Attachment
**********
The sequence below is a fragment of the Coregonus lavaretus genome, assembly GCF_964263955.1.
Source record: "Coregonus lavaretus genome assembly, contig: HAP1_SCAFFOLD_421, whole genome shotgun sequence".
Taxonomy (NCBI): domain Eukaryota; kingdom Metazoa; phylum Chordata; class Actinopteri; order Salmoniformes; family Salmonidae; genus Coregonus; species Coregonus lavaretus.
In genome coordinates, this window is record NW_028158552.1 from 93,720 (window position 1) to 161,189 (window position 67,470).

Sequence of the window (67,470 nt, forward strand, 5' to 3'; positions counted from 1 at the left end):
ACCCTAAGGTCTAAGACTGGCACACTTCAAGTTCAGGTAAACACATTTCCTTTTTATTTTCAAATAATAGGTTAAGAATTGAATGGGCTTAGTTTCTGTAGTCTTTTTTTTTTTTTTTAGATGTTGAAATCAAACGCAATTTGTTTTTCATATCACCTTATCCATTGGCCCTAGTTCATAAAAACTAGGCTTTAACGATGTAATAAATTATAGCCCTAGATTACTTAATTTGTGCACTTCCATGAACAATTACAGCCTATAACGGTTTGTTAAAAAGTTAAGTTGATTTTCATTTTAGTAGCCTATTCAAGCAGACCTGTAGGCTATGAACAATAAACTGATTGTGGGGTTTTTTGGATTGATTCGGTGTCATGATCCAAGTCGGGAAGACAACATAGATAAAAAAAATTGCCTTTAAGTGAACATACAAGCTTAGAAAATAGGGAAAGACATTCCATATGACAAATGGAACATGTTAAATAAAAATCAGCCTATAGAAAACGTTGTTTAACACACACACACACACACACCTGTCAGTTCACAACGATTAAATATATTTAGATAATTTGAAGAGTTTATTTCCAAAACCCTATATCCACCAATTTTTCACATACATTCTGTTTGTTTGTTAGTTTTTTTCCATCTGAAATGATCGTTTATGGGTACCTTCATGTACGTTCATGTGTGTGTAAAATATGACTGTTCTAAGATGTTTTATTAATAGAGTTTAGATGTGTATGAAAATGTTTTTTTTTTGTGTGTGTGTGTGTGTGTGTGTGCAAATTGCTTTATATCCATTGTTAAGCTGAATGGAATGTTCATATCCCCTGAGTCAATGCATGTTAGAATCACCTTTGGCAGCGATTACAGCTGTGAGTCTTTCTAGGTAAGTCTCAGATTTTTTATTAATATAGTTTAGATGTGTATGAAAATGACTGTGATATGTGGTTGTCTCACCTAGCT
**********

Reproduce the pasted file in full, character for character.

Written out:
The sequence below is a fragment of the Coregonus lavaretus genome, assembly GCF_964263955.1.
Source record: "Coregonus lavaretus genome assembly, contig: HAP1_SCAFFOLD_421, whole genome shotgun sequence".
Taxonomy (NCBI): domain Eukaryota; kingdom Metazoa; phylum Chordata; class Actinopteri; order Salmoniformes; family Salmonidae; genus Coregonus; species Coregonus lavaretus.
In genome coordinates, this window is record NW_028158552.1 from 93,720 (window position 1) to 161,189 (window position 67,470).

Sequence of the window (67,470 nt, forward strand, 5' to 3'; positions counted from 1 at the left end):
ACCCTAAGGTCTAAGACTGGCACACTTCAAGTTCAGGTAAACACATTTCCTTTTTATTTTCAAATAATAGGTTAAGAATTGAATGGGCTTAGTTTCTGTAGTCTTTTTTTTTTTTTTTAGATGTTGAAATCAAACGCAATTTGTTTTTCATATCACCTTATCCATTGGCCCTAGTTCATAAAAACTAGGCTTTAACGATGTAATAAATTATAGCCCTAGATTACTTAATTTGTGCACTTCCATGAACAATTACAGCCTATAACGGTTTGTTAAAAAGTTAAGTTGATTTTCATTTTAGTAGCCTATTCAAGCAGACCTGTAGGCTATGAACAATAAACTGATTGTGGGGTTTTTTGGATTGATTCGGTGTCATGATCCAAGTCGGGAAGACAACATAGATAAAAAAAATTGCCTTTAAGTGAACATACAAGCTTAGAAAATAGGGAAAGACATTCCATATGACAAATGGAACATGTTAAATAAAAATCAGCCTATAGAAAACGTTGTTTAACACACACACACACACACACCTGTCAGTTCACAACGATTAAATATATTTAGATAATTTGAAGAGTTTATTTCCAAAACCCTATATCCACCAATTTTTCACATACATTCTGTTTGTTTGTTAGTTTTTTTCCATCTGAAATGATCGTTTATGGGTACCTTCATGTACGTTCATGTGTGTGTAAAATATGACTGTTCTAAGATGTTTTATTAATAGAGTTTAGATGTGTATGAAAATGTTTTTTTTTTGTGTGTGTGTGTGTGTGTGTGTGCAAATTGCTTTATATCCATTGTTAAGCTGAATGGAATGTTCATATCCCCTGAGTCAATGCATGTTAGAATCACCTTTGGCAGCGATTACAGCTGTGAGTCTTTCTAGGTAAGTCTCAGATTTTTTATTAATATAGTTTAGATGTGTATGAAAATGACTGTGATATGTGGTTGTCTCACCTAGCT